According to China Daily, this plan is the rebranded version of the Build Back Better World (B3W) initiative which was announced in June 2021. As mentioned in a previous brief, B3W was meant to be the West’s alternative to China’s BRI. The initiative lagged for over a year after it was first announced and the EU announced its own program, the Global Gateway (see previous brief). Now the U.S. and EU seem aligned with PGII. The Silk Road Briefing says that the United States’ contribution commitment is $200 billion through grants, public financing and private capital while the EU will invest $300 million euros. Canada signed on to the communiqué and Global News reports that Prime Minister Justin Trudeau “urged private sector financing incentives” but Canada’s overall commitment is unknown.

According to the BBC, the PGII hopes to mobilize project funds in four areas: tackling climate change, improving global health, achieving gender equity and building digital infrastructure. Examples of the initial projects include a solar farm investment in Angola, a vaccine manufacturing facility in Senegal and a submarine telecommunications cable connecting Singapore to France via Egypt. The White House memo on PGII says projects will also include cybersecurity, labour and anti-corruption protections.

PGII challenges
  • PGII stakeholders hope to fund initiatives through private capital, which means convincing businesses to invest, while China’s BRI is primarily state-funded.
  • Morgan Stanley estimated that by 2027 China’s overall funding for BRI could reach $1.2 to 1.3 trillion, compared to PGII’s $600 billion investment over the next five years.
  • The National Post highlighted the uncertainty around Canada’s commitment. Stephen Smith, a public policy postdoctoral fellow at the University of Toronto, told the Post that if PGII was “too focused on ‘countering China’ it will be unsuccessful [because] Global South countries that are on the receiving end of this investment don’t care about U.S.-China competition, they don’t want to choose, they just want more investment.”
  • Shuvaloy Majumdar, a Munk senior fellow with the Macdonald-Laurier Institute, says in the same National Post article that PGII projects could come with conditions and paperwork which make the process “very bureaucratic and onerous and unattractive and [un]appealing to emerging economies who just want to build a road or a bridge.”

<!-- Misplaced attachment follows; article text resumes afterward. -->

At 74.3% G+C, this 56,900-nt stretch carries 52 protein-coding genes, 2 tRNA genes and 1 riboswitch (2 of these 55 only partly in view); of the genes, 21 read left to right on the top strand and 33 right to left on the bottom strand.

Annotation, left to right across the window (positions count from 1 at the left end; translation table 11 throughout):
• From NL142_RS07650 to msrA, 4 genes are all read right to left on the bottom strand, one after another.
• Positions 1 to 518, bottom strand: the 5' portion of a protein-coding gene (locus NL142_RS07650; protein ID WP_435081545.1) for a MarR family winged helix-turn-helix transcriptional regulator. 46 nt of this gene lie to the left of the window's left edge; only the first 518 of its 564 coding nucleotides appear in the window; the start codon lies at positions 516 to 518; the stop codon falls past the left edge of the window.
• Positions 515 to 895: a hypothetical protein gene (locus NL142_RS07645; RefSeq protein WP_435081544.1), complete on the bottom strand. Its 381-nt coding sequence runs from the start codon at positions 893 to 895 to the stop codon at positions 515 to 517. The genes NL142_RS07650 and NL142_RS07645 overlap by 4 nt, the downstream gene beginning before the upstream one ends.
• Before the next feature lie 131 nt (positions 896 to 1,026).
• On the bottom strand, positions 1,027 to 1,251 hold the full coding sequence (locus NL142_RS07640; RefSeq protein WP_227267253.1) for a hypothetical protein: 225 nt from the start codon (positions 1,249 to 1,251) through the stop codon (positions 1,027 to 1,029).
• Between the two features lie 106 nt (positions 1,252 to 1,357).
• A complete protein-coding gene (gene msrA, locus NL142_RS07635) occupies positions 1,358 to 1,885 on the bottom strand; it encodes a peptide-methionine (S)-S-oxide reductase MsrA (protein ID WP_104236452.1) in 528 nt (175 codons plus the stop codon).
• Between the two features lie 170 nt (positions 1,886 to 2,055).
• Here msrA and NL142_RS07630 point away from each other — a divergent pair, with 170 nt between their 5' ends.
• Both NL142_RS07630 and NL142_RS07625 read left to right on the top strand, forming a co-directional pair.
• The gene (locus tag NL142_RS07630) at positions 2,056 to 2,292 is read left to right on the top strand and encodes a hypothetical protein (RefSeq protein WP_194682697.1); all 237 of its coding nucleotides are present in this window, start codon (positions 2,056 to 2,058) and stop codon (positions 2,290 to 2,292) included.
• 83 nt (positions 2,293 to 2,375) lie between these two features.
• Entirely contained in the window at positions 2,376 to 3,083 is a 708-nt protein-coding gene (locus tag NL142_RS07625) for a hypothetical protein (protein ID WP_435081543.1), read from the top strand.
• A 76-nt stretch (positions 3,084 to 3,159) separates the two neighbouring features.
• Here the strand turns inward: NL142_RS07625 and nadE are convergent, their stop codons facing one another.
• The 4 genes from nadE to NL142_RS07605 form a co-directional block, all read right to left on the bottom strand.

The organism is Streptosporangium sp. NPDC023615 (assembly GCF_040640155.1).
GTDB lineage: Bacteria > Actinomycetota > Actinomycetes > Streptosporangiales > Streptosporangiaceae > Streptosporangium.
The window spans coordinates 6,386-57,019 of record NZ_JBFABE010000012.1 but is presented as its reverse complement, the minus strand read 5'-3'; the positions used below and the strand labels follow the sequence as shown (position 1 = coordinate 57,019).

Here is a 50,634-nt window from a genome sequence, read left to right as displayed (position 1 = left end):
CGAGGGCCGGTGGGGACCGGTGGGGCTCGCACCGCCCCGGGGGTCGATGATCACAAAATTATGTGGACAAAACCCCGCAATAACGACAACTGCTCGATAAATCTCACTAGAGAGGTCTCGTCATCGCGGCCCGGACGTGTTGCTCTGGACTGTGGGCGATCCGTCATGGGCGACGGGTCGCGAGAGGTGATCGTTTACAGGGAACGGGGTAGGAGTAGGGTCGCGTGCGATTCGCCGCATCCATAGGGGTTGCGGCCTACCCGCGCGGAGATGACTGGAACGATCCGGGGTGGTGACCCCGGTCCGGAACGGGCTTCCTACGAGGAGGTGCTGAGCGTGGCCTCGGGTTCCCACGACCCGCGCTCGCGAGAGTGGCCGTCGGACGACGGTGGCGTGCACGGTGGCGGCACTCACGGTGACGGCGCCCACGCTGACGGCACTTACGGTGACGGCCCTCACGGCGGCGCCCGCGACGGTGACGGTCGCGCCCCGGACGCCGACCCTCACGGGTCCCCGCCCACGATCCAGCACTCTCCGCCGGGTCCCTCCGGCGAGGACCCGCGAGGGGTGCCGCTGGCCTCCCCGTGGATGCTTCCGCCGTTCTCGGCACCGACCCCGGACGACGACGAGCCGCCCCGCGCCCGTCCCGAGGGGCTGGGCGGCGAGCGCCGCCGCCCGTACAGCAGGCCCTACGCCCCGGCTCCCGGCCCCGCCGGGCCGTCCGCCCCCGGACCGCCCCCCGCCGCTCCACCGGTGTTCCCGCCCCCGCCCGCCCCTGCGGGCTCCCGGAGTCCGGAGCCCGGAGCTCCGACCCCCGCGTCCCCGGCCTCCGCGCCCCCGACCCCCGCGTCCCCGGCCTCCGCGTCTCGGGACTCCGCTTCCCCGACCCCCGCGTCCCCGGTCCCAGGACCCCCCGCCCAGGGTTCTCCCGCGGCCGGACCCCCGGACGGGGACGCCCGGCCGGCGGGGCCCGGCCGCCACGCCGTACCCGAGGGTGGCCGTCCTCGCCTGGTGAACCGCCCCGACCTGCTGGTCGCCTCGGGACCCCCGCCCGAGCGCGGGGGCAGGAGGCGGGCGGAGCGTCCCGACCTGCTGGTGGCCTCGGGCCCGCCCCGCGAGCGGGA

Other news

  • China’s Foreign Minister Wang Yi told Canada’s Foreign Minister Melanie Joly he “hopes ties with Canada can get back on track,” reports Reuters. The discussion came during an aside at G20 meetings in Bali with Joly reportedly speaking to Minister Yi about food security concerns and the Russia-Ukraine war.
  • CTV News asks the question “what’s the hold up?” as Canada has yet to replace former Canadian Ambassador to China Dominic Barton. Barton left the post in December 2021.
  • The United States is pressuring Canada and Mexico to do more to ban goods produced from Uyghur forced labour. The U.S. points to provision under the New NAFTA related to “the rejection of goods produced by slave labour,” reports the Globe and Mail.
  • As Shanghai reopened after COVID-19 lockdowns, BNN Bloomberg says that China’s trade surplus reached $98 billion in June, “the highest level in at least three decades.” Such growth isn’t expected to last because “the high growth rate likely reflected Shanghai’s reopening and a recovery in transport capacity.”

– Stephany Laverty, Taylor Blaisdell, policy analysts, and Connor Watrych, Jasleen Bahia policy interns

The China Brief is a compilation of stories and links related to China and its relationship with Canada’s West. The opinions expressed in the links are those of the articles’ authors and don’t necessarily reflect the views of the Canada West Foundation and our affiliates.